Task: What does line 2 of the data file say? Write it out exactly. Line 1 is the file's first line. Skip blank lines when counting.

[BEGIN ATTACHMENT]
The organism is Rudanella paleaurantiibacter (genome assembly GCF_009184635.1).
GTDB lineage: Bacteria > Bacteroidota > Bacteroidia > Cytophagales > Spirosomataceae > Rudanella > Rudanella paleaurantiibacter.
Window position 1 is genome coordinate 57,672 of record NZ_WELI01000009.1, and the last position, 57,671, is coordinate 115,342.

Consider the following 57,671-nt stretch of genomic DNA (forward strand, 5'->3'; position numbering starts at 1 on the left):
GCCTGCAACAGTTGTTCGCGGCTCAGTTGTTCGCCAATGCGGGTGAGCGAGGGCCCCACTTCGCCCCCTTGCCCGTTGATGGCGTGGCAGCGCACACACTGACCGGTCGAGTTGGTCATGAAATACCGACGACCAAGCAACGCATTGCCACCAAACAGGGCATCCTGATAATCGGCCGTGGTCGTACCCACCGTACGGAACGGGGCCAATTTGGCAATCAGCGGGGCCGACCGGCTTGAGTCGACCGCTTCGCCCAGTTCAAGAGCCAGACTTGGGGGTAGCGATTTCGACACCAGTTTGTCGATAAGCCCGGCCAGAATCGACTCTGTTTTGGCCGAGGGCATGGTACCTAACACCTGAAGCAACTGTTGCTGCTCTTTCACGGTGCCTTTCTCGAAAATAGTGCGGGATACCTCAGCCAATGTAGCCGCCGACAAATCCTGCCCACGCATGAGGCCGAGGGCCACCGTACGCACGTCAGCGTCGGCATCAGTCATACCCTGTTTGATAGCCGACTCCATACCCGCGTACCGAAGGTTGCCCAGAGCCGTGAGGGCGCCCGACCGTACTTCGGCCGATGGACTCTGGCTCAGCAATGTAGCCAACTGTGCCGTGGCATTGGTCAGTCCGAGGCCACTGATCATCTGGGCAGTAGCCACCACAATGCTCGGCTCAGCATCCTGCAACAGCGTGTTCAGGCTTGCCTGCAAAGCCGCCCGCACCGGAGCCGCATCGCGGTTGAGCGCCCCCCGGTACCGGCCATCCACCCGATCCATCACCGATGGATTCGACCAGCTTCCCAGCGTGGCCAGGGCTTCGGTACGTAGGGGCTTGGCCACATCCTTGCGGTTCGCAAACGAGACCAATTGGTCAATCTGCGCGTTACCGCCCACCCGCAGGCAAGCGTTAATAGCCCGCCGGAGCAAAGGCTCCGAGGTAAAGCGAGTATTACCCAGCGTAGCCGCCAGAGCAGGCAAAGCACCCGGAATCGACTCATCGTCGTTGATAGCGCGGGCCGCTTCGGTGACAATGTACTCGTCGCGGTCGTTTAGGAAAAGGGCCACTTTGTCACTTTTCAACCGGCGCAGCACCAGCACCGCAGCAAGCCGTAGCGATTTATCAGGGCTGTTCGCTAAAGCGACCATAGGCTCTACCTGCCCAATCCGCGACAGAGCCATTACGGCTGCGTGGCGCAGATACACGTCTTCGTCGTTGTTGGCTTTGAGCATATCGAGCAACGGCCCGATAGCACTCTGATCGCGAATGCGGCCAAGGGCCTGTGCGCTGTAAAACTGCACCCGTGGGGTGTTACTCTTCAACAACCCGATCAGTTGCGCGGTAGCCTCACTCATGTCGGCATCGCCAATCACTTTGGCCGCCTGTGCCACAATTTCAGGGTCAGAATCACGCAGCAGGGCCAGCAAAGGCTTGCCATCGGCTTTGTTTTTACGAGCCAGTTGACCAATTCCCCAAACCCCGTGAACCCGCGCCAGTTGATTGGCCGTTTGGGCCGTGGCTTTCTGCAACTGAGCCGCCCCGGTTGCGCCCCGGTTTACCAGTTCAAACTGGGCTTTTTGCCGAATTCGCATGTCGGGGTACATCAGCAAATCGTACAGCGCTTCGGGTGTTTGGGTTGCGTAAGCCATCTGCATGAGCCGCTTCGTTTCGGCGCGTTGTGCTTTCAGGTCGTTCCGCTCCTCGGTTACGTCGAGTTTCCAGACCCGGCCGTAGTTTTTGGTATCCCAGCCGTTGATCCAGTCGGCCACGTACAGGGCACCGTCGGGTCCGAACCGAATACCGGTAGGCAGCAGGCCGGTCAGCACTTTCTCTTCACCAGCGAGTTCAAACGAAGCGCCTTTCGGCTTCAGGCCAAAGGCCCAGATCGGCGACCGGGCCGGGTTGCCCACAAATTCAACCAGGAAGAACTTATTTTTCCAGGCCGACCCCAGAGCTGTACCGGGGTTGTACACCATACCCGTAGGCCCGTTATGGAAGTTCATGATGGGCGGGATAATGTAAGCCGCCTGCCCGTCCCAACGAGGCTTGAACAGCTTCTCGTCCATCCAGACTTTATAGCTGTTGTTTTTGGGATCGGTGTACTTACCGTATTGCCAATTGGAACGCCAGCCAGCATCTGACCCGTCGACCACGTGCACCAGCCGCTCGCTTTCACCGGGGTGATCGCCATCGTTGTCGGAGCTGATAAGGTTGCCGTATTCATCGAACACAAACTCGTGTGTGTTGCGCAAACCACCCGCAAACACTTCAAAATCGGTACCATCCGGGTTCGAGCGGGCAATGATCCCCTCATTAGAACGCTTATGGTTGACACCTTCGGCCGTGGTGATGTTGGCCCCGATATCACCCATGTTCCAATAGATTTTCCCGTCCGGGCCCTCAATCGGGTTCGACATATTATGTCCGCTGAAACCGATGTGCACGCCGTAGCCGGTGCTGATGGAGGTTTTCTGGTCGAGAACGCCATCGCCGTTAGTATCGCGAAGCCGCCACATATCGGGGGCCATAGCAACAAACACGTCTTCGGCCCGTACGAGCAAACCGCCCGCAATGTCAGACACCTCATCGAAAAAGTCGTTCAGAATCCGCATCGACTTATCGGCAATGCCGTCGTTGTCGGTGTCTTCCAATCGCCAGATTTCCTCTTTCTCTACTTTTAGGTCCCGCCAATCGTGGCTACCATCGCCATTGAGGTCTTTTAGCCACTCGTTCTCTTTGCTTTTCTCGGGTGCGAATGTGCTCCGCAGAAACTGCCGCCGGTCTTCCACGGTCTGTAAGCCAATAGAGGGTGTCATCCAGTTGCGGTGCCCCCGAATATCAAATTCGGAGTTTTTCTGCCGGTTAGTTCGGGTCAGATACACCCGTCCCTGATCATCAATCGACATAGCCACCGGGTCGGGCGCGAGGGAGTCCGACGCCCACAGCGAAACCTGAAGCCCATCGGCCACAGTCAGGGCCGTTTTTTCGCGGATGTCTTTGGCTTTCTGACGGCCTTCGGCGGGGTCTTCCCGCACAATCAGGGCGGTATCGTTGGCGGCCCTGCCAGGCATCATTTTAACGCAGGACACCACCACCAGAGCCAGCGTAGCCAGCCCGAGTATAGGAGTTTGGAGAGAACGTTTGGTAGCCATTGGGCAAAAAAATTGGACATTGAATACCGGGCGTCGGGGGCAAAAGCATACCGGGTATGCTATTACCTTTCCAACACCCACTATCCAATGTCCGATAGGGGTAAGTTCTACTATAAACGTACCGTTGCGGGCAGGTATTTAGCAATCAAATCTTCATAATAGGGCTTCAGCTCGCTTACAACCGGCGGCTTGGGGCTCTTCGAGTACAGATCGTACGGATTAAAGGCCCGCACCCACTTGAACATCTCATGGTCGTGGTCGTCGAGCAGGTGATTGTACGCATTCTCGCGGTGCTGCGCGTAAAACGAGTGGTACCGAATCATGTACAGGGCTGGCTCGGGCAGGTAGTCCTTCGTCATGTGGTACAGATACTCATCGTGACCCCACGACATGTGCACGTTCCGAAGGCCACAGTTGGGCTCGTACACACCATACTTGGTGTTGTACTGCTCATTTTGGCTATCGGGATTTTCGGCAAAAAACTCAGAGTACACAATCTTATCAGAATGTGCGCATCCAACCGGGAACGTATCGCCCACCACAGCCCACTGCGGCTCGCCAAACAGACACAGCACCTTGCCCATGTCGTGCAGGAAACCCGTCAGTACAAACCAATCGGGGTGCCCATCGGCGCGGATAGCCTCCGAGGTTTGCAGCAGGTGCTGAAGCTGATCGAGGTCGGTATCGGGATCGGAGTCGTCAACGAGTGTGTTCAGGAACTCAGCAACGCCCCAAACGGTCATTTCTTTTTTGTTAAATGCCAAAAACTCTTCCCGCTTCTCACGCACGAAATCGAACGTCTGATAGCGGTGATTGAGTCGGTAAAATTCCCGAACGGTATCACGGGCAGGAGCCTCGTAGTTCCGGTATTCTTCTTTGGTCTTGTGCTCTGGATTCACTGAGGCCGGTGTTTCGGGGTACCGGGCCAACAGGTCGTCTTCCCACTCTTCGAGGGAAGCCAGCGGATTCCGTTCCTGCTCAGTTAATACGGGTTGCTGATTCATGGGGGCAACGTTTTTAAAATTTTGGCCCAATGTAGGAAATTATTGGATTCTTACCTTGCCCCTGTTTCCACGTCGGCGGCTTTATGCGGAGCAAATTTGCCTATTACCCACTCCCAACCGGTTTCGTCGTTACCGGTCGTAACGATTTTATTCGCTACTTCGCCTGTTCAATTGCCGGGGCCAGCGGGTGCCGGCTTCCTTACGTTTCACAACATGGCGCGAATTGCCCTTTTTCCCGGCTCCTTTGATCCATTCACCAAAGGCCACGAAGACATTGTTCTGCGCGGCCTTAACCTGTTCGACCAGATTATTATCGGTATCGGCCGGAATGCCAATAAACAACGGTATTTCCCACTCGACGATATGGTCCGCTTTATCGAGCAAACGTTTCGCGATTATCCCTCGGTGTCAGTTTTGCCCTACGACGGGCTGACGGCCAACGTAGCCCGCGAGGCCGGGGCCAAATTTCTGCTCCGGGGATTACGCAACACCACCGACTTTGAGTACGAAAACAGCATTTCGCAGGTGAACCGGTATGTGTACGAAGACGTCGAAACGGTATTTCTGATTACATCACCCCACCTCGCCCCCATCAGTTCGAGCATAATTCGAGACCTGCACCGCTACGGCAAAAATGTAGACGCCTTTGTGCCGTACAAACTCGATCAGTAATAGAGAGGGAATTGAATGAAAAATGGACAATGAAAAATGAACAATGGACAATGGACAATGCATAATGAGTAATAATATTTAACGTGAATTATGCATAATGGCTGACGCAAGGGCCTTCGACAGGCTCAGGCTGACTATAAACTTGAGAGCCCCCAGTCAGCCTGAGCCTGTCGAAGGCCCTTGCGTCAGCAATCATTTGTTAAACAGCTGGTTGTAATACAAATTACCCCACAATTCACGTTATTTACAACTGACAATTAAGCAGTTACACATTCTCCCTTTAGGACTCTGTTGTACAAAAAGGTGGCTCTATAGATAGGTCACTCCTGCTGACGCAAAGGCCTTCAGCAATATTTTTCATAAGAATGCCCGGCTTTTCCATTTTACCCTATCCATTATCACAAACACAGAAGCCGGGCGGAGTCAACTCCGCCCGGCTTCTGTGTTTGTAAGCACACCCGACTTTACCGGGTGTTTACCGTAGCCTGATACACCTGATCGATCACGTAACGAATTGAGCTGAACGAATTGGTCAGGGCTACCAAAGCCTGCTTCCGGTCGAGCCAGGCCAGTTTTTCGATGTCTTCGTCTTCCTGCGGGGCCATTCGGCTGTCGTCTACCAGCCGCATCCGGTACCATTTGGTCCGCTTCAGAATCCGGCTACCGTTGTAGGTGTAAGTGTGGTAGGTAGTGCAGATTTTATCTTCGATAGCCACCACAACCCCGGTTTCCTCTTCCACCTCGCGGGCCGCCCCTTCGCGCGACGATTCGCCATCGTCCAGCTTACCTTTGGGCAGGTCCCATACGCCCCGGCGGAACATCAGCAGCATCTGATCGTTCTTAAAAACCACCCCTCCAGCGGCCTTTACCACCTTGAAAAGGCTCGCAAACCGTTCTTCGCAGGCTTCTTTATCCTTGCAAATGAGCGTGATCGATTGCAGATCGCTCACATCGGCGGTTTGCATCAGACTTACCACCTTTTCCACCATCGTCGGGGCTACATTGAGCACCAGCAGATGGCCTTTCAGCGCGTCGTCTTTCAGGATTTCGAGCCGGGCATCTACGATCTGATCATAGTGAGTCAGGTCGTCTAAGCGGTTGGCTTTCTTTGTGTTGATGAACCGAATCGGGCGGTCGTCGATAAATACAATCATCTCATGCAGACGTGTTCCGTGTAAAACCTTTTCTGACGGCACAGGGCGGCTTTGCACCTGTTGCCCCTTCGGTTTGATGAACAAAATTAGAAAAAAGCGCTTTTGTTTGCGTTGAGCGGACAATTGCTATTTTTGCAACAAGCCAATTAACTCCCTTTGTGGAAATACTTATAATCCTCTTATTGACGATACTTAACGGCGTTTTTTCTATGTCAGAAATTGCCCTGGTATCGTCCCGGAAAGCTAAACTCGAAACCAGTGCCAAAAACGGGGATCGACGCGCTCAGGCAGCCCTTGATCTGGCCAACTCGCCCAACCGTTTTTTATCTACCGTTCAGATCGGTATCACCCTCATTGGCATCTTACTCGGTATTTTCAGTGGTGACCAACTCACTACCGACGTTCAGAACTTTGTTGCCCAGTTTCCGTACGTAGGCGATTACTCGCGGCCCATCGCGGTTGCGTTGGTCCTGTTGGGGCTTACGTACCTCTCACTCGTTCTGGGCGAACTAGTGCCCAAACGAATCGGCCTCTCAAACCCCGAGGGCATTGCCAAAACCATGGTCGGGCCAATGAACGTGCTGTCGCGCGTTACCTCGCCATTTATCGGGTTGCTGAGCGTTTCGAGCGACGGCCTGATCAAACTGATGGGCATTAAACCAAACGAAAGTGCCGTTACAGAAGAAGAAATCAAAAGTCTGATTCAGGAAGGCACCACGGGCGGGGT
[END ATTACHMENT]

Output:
GTDB lineage: Bacteria > Bacteroidota > Bacteroidia > Cytophagales > Spirosomataceae > Rudanella > Rudanella paleaurantiibacter.